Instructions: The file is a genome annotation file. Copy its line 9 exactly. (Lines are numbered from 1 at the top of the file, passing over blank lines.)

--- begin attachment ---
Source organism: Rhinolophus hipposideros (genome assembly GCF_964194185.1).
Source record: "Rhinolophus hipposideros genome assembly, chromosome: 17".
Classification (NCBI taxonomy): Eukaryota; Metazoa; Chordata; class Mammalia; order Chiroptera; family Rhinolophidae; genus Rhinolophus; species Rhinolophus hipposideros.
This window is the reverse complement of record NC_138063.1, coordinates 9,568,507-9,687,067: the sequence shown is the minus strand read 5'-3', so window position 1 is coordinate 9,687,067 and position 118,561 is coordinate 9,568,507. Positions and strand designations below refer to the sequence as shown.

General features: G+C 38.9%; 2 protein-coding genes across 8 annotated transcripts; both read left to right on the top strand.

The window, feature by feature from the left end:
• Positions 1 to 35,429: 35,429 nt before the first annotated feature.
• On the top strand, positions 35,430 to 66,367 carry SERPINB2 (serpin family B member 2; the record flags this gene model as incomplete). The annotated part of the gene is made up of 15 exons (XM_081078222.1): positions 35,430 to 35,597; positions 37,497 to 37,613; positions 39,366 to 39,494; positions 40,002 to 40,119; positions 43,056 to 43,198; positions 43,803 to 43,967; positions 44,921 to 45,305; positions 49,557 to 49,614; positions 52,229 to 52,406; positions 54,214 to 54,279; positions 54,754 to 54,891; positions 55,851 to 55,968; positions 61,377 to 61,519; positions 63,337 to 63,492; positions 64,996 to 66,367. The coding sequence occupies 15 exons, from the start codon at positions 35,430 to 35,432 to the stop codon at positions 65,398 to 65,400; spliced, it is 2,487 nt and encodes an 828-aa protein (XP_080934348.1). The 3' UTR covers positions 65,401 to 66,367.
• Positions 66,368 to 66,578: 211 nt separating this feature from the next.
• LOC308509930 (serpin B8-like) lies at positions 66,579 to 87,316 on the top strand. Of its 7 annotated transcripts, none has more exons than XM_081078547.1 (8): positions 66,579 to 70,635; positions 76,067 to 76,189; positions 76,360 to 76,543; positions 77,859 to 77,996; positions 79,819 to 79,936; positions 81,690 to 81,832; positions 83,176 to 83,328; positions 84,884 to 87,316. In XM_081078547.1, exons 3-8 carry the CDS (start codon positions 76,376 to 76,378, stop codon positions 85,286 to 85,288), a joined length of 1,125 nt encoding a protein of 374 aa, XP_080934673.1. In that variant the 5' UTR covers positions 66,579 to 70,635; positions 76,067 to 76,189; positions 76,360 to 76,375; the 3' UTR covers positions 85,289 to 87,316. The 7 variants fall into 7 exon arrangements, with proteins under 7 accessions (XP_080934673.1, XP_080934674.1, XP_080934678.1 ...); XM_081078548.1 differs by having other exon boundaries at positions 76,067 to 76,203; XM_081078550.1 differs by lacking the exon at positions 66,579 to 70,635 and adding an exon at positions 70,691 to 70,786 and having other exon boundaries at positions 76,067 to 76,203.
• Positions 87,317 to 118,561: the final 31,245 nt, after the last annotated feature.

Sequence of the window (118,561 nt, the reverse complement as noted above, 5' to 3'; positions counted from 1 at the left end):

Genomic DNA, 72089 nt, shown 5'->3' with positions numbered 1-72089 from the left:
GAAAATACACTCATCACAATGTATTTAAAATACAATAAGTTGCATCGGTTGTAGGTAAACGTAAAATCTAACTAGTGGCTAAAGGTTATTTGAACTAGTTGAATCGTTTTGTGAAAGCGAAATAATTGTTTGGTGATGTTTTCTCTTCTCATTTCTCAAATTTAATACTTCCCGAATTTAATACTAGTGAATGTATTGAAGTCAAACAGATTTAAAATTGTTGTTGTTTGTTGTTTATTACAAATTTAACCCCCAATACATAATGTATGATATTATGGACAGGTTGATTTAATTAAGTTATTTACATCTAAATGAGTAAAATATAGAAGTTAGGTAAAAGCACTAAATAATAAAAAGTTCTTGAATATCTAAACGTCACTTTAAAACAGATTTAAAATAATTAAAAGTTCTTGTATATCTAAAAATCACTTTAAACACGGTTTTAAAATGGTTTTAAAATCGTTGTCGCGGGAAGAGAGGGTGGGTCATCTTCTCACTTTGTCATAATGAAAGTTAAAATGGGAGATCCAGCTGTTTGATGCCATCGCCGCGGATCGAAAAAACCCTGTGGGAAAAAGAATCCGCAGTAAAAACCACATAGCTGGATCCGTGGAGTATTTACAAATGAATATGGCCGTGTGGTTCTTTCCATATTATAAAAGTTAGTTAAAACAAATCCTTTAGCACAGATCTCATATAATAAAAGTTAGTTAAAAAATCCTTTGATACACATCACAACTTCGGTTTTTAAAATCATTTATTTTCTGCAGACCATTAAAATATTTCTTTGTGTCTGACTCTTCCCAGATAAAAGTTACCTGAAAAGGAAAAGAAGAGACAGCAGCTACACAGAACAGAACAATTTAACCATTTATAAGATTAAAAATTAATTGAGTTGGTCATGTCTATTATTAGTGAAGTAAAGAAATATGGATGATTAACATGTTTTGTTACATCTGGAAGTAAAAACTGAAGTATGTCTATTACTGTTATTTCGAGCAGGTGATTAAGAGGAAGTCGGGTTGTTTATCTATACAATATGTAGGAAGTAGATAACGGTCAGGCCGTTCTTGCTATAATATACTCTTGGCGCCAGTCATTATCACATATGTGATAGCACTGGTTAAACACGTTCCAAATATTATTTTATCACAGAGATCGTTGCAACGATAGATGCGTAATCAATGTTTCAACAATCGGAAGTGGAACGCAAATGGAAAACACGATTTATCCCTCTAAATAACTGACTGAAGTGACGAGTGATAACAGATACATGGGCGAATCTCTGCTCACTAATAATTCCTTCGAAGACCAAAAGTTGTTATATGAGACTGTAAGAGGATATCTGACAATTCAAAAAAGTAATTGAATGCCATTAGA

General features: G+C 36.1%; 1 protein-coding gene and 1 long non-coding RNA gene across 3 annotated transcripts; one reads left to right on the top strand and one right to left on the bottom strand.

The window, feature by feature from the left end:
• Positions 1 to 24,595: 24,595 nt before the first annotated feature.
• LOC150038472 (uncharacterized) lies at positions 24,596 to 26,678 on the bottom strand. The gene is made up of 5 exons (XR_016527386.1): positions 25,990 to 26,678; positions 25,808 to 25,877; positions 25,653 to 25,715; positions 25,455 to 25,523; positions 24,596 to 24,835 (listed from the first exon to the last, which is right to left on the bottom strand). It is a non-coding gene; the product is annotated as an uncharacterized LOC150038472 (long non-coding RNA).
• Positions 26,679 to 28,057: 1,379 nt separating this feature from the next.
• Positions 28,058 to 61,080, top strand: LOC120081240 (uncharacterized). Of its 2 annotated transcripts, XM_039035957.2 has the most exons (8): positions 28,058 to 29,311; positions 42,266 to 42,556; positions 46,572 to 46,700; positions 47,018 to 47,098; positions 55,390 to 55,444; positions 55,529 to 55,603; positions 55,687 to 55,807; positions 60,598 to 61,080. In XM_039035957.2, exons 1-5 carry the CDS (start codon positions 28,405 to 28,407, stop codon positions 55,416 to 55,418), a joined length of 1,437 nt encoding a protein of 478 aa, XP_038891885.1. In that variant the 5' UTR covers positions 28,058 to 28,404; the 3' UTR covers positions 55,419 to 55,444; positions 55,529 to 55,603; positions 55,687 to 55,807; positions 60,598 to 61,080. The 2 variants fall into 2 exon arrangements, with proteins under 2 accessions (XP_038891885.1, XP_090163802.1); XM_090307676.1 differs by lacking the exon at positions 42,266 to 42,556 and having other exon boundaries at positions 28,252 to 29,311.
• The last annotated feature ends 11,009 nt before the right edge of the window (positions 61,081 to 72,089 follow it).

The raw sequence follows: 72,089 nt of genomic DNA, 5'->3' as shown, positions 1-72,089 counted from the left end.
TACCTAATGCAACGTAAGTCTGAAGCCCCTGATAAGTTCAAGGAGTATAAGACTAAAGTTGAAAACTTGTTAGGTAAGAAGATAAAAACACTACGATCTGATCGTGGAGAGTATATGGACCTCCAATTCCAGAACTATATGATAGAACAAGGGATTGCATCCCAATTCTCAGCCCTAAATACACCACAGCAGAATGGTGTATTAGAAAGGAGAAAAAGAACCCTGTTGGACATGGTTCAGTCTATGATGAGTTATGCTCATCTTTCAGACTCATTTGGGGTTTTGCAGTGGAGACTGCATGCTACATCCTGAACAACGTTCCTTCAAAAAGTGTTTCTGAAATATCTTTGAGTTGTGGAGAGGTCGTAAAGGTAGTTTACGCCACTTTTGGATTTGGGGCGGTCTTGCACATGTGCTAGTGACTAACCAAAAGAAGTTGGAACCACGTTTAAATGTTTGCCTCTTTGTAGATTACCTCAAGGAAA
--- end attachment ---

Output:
• Positions 66,368 to 66,578: 211 nt separating this feature from the next.